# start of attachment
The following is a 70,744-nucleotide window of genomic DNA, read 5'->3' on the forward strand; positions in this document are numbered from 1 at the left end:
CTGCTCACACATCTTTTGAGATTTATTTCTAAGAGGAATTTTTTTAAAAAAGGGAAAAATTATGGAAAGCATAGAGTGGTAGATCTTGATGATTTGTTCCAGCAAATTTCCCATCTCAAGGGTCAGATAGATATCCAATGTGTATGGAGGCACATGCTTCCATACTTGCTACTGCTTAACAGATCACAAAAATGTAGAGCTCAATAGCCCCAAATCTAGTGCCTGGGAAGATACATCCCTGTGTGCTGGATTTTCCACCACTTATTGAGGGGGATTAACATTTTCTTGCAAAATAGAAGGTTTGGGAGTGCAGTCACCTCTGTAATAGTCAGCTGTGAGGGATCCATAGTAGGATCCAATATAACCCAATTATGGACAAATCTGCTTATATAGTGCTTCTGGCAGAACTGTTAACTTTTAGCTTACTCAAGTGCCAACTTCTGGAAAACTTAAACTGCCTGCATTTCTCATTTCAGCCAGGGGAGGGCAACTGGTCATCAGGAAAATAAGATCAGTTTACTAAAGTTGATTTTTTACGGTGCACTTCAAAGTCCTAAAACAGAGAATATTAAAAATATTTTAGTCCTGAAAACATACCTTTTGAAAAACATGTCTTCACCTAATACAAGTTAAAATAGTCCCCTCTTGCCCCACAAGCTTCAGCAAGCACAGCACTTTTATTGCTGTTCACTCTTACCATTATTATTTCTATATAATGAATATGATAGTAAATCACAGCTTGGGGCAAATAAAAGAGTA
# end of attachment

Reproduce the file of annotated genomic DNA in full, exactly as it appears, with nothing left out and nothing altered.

The following is a 70,744-nucleotide window of genomic DNA, read 5'->3' on the forward strand; positions in this document are numbered from 1 at the left end:
CTGCTCACACATCTTTTGAGATTTATTTCTAAGAGGAATTTTTTTAAAAAAGGGAAAAATTATGGAAAGCATAGAGTGGTAGATCTTGATGATTTGTTCCAGCAAATTTCCCATCTCAAGGGTCAGATAGATATCCAATGTGTATGGAGGCACATGCTTCCATACTTGCTACTGCTTAACAGATCACAAAAATGTAGAGCTCAATAGCCCCAAATCTAGTGCCTGGGAAGATACATCCCTGTGTGCTGGATTTTCCACCACTTATTGAGGGGGATTAACATTTTCTTGCAAAATAGAAGGTTTGGGAGTGCAGTCACCTCTGTAATAGTCAGCTGTGAGGGATCCATAGTAGGATCCAATATAACCCAATTATGGACAAATCTGCTTATATAGTGCTTCTGGCAGAACTGTTAACTTTTAGCTTACTCAAGTGCCAACTTCTGGAAAACTTAAACTGCCTGCATTTCTCATTTCAGCCAGGGGAGGGCAACTGGTCATCAGGAAAATAAGATCAGTTTACTAAAGTTGATTTTTTACGGTGCACTTCAAAGTCCTAAAACAGAGAATATTAAAAATATTTTAGTCCTGAAAACATACCTTTTGAAAAACATGTCTTCACCTAATACAAGTTAAAATAGTCCCCTCTTGCCCCACAAGCTTCAGCAAGCACAGCACTTTTATTGCTGTTCACTCTTACCATTATTATTTCTATATAATGAATATGATAGTAAATCACAGCTTGGGGCAAATAAAAGAGTA